CONCERNS have been raised after a potentially deadly tick-borne parasite was found in the UK for the first time.

The parasite causes babesiosis – a malaria-like animal disease recognised as an emerging infection in people. Spread to humans through tick bites

B venatorum, which causes flu and jaundice in humans, has been identified in sheep in north-east Scotland

It has been previously recorded extensively in China and also in Europe, with two confirmed human infections in Italy over the past 20 years, but has never before appeared in the UK.

The European Centre for Disease Prevention and Control said infected people might get symptoms such as flu and jaundice but severe cases could lead to death.

As reported by the Guardian, a study by the University of Glasgow, has concluded that the organism has been identified in sheep in the north-east of Scotland.

Willie Weir, senior university clinician, has said that the presence of B venatorum in the UK represents a “new risk” to humans working, living, or hiking in areas with infected ticks and livestock, particularly sheep.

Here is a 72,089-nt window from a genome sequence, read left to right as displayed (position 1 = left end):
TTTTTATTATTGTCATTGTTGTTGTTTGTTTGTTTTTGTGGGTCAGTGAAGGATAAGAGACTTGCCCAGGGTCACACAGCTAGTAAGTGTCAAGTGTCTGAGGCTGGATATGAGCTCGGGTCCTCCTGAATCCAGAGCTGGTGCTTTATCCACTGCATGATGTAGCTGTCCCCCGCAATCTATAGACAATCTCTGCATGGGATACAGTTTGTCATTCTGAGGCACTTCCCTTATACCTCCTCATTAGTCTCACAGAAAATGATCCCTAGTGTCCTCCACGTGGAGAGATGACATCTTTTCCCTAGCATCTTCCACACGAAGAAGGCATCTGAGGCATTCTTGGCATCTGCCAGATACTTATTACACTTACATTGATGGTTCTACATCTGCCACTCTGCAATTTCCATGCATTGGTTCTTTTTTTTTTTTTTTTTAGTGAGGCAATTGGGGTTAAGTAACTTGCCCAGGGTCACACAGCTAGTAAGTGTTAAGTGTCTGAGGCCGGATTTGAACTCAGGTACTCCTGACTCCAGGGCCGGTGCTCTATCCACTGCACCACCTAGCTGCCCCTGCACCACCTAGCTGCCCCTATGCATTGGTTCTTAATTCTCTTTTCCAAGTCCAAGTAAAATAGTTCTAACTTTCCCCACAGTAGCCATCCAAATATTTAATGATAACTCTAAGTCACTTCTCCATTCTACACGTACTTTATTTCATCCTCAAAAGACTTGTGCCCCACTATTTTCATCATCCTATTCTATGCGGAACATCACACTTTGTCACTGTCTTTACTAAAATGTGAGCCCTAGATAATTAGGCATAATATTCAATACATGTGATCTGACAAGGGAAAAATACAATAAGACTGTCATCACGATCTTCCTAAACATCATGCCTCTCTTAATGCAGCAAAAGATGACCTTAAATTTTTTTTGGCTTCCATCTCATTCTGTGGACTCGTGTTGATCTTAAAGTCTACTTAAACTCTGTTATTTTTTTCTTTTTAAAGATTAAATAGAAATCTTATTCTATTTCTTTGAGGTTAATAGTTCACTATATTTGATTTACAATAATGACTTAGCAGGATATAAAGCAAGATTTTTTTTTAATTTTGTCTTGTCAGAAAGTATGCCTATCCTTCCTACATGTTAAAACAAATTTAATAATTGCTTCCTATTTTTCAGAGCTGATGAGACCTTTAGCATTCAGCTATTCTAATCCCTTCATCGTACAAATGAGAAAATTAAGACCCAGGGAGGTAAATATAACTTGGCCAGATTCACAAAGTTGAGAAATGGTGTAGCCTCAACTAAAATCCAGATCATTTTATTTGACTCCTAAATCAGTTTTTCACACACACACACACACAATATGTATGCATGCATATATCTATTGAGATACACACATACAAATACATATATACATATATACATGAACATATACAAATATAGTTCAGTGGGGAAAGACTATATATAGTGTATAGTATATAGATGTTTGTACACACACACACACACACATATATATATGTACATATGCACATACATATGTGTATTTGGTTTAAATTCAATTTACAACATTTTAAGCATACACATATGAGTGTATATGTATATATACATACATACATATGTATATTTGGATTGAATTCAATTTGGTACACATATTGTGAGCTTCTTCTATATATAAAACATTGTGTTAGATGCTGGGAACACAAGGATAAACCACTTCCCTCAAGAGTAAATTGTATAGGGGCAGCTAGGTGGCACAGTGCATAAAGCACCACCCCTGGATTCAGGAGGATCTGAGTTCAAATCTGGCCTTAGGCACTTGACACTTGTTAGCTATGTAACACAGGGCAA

Although Weir believes the threat to humans to be low, nevertheless urges local health and veterinary professionals to be aware of the disease if the health risk from tick-borne disease in the UK is to be fully understood and controlled.

Researchers believe B venatorum may have been carried to the UK by migratory birds from Scandinavia.

Identification of this parasite in the UK raises concerns for European public health and farming policy, according to the study’s authors.

The paper is published in the December edition of Emerging Infectious Disease.

The findings follow the recent report published in Sky News of the detection of tick-borne encephalitis virus in the UK.


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Written by

Cristina Hodgson

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